Cape Town, South Africa
January 7, 2017
“I was a prisoner here from 1977 to 1982,” our guide, an elderly black South African man, explained. His charge? “Terrorism,” for educational reform protests outside his high school with a group of fellow students.
We were on Robben Island, an infamous Apartheid prison just across the water from Cape Town, where Nelson Mandela spent 18 years (of his 27 total) in a tiny cell. As we sat along the walls of a former incarceration room, the injustice of the place was palpable.
The first few days in Cape Town have felt like a lifetime, a packed schedule enabling us to see a full spectrum of businesses, cultural sites, shopping areas, restaurants, and natural beauty in this gorgeous beach and mountainside city. But one aspect that has stood out to the 42 of us on the trip is the extreme and inescapable divide between rich and poor, a lasting result of Apartheid, which ended during our lifetimes, in 1994.
South Africa has the highest Gini coefficient (a commonly used measure of income inequality) of any country in the world. Blacks make up over 90% of the country’s poor, and unemployment rates are extremely high—estimated in 2002 at 48% for black South Africans. While significant efforts are underway to close the gap—including Broad-Based Black Economic Empowerment (BBBEE), a government initiative to improve diversity at the highest levels of the workforce—education for the population at large remains a major barrier, given that roughly 25% of 6th graders are illiterate. Most South Africans still live in large “townships” (slums, shantytowns) outside the city, where they were forcefully relocated during Apartheid.
The demographics of the country play out in the way business is done in South Africa. At our visit to South African Brewing (SAB), we were told that the biggest growth opportunity for SAB, recently acquired by Anheuser-Busch, is affordability. For the majority of South African consumers, it takes six hours of work to pay for one Castle beer (typically 15-20 rand, about $1 USD), and over 90% of SAB sales in Cape Town are to that segment of the population. From a go-to-market standpoint, the townships present the largest customer base for the company, and SAB keeps those customers front-of-mind when developing more affordable products that appeal to the broader base.
A similar discussion took place at our visit to e.tv, South Africa’s largest independent, free-to-air television and news channel. The other public news channel in the country is operated by the government, and e.tv is proud of its position promoting free speech throughout the country since it was first established in 1998. As the COO explained, “The ANC [the ruling party] sees us as the mouthpiece of the Democratic Alliance (DA) [the opposition party]. Meanwhile, the DA sees us as the mouthpiece of the ANC.”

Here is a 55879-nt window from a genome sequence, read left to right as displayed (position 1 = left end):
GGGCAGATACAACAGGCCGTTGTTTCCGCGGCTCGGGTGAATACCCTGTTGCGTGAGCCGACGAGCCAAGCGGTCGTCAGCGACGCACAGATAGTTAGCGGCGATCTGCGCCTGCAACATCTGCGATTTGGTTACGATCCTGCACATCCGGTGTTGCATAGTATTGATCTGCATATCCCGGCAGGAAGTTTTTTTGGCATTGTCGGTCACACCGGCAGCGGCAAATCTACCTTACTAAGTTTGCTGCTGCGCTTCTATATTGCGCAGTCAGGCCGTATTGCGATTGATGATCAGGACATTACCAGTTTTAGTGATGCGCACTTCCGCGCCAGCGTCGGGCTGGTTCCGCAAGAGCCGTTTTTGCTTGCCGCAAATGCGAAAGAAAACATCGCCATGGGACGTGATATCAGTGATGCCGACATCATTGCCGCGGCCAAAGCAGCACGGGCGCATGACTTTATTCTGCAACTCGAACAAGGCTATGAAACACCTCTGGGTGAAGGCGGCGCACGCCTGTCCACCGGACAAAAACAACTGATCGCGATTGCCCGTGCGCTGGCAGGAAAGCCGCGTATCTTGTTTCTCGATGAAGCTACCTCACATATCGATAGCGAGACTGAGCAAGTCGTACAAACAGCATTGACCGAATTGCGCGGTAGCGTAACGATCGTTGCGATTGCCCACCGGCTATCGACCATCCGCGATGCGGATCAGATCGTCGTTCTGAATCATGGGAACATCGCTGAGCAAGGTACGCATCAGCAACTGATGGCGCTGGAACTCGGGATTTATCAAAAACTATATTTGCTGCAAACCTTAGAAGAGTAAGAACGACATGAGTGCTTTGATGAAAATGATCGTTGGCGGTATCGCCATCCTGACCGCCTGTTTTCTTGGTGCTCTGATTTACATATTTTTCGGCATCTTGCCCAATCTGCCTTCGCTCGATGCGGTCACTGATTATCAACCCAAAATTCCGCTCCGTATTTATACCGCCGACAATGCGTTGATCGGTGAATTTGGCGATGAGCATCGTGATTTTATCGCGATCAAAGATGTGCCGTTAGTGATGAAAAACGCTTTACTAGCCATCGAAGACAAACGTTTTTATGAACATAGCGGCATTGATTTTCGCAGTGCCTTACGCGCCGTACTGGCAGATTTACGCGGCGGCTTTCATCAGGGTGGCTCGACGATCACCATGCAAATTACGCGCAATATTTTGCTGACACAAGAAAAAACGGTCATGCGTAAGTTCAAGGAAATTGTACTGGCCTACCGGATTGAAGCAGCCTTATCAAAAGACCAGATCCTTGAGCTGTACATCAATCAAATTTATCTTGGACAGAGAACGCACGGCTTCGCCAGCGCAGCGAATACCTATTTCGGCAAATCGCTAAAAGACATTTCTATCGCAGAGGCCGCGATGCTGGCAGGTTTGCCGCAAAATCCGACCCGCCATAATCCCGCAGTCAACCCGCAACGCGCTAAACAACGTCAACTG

While talking about the challenges for services like Netflix to succeed in South Africa, we discussed the limited availability of broadband to the vast majority of the population: 28 million people in South Africa use the internet (about 50% of the population), and of those, only 3% have access to broadband. Netflix launched in the country about a year ago but has yet to gain much traction—it will likely be a marathon, not a sprint.
As we learned at EY, South Africa is often considered from a business standpoint as the gateway to Africa. The African continent is predicted to have some of the highest GDP growth in the world over the next 15 years, around 5% annually, and while South Africa’s is much lower, the country presents an opportunity for many international companies to establish a base on the continent. It is the easiest country in sub-Saharan Africa in which to do business when considering the tax and regulatory framework, and corruption remains low compared to countries in East and West Africa.
Cape Town’s beauty goes without saying, as one of the only major cities in the world with a spectacular mountain right in its center. We spent a day driving down the coast to the Cape of Good Hope, along roads carved into cliffs overlooking the South Atlantic Ocean and to beaches dotted with little African penguins—as well as making a quick stop at Cape Town’s very own e-commerce startup Yuppiechef, widely regarded for its steadfast focus on customer experience. Visits to nearby wineries and estates in Constantia and Stellenbosch offered a glimpse into the best of what life can offer on the Western Cape, including a private tour and tasting at Babylonstoren, which is owned by a CBS alum and Founder/CEO of a major television network in SA. They’re famous for their rosé!
We’re now off to Kruger National Park for two days on safari before continuing to Johannesburg for our last round of museum and company visits. More to learn!
-Kate Canfield ‘17